A common question is "how do I get my ANSI based code page application to run on a system that has a different code page?"

The most obvious solution is to use Unicode :)  Then you won't have the code page messiness that leads to this kind of problem.  For some legacy applications you may need a stop-gap measure until a Unicode version is created, or you may have legacy applications that don't have any support.

The system code page impacts all ANSI applications and all users of the machine, so it is a really terrible idea to change the system code page "for" the user so that your application might work as it expects.  Worst case you might explain the limitation to you user and ask them to change their code page, but note that could create compatibility problems with their other applications and corrupt their data if they don't fully understand the impact of changing the system code page.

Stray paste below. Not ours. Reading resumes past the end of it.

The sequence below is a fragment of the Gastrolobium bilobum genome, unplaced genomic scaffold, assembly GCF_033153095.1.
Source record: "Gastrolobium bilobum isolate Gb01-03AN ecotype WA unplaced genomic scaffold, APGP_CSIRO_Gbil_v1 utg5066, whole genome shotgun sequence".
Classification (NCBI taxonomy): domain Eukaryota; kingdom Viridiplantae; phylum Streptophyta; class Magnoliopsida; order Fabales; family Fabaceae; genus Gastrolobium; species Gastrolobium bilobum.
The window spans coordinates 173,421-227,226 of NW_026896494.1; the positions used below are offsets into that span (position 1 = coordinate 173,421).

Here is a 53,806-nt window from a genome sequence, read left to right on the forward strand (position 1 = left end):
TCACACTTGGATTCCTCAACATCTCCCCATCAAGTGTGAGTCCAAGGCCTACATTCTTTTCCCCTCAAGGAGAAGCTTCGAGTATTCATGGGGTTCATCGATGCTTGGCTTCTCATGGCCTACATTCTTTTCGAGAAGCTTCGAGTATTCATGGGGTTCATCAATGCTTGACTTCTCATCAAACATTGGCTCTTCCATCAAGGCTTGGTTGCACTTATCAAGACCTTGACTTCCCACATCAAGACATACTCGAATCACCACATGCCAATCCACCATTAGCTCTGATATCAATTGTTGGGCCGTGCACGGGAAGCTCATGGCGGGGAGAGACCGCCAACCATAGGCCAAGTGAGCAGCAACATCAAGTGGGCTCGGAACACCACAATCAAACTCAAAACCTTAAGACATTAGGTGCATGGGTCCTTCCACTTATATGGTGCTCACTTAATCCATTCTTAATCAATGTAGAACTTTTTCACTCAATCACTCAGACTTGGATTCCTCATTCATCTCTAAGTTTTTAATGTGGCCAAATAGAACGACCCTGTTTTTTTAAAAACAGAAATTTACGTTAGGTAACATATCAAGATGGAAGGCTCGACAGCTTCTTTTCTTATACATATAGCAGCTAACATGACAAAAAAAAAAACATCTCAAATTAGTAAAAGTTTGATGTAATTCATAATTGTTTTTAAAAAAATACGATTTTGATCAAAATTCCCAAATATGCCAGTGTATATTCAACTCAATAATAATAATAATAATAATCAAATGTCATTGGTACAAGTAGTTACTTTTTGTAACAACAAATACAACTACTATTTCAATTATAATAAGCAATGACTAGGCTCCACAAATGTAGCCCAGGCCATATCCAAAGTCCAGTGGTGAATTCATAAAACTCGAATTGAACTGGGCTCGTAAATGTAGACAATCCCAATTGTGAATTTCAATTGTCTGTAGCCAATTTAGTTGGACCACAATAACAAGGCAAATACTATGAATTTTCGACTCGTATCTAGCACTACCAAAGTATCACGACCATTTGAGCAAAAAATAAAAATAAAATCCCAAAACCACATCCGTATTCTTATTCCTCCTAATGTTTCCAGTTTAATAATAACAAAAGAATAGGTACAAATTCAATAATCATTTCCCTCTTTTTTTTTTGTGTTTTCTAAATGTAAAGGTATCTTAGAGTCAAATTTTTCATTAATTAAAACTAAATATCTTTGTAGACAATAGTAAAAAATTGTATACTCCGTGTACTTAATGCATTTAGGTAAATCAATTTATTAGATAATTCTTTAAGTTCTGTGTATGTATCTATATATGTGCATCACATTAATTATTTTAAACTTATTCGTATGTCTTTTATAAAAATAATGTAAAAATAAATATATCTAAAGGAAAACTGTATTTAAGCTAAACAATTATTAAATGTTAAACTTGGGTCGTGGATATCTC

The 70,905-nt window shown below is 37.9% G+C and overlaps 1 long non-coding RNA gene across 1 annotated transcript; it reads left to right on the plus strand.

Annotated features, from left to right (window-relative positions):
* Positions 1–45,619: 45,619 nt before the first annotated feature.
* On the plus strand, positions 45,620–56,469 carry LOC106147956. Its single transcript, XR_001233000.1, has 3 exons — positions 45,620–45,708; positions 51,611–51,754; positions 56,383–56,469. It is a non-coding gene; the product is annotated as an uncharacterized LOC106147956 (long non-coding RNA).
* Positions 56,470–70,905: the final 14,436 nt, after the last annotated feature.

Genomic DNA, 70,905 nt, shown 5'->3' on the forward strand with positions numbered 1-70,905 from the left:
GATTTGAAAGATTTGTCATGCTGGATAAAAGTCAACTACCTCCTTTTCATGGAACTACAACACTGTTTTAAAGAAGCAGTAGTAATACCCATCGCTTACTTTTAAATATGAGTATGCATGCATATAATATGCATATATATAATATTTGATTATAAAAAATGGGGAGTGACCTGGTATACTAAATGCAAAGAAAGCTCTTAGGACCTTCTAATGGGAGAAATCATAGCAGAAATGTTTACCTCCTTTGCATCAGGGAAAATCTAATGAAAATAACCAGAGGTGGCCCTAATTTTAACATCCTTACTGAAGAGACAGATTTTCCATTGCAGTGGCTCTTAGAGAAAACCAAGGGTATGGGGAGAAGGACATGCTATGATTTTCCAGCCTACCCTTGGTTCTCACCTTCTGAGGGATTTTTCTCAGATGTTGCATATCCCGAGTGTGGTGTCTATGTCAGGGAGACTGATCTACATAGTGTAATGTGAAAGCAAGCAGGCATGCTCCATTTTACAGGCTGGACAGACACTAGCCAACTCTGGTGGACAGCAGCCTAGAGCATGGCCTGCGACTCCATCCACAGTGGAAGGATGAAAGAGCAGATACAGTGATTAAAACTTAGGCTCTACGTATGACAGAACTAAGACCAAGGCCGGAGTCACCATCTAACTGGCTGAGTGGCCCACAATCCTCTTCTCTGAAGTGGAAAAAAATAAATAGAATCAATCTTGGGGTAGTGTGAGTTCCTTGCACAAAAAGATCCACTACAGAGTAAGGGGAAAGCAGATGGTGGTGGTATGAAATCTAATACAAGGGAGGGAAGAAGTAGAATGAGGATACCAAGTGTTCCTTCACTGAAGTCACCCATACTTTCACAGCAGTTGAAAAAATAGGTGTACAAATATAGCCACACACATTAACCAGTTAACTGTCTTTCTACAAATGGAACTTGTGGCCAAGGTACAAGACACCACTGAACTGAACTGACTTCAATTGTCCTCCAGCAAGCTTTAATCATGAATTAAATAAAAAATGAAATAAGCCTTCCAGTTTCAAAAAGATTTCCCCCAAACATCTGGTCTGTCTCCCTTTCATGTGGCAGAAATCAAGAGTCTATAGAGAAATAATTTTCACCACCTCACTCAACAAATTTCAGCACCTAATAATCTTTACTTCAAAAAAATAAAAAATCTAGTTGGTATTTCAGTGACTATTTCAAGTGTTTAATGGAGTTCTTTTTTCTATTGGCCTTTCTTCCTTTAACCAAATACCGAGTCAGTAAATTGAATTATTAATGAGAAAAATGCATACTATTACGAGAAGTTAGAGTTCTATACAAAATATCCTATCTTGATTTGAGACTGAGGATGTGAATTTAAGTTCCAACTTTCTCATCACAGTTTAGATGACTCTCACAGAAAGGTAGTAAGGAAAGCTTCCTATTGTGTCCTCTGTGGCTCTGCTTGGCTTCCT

Another possible solution is the "Microsoft AppLocale Utility" at http://www.microsoft.com/globaldev/tools/apploc.mspx.  This allows applications to be run using a different code page than the system default.  This can also be confusing if data is exchanged with other applications, but it may provide an acceptable workaround until a Unicode solution is available for a specific problem.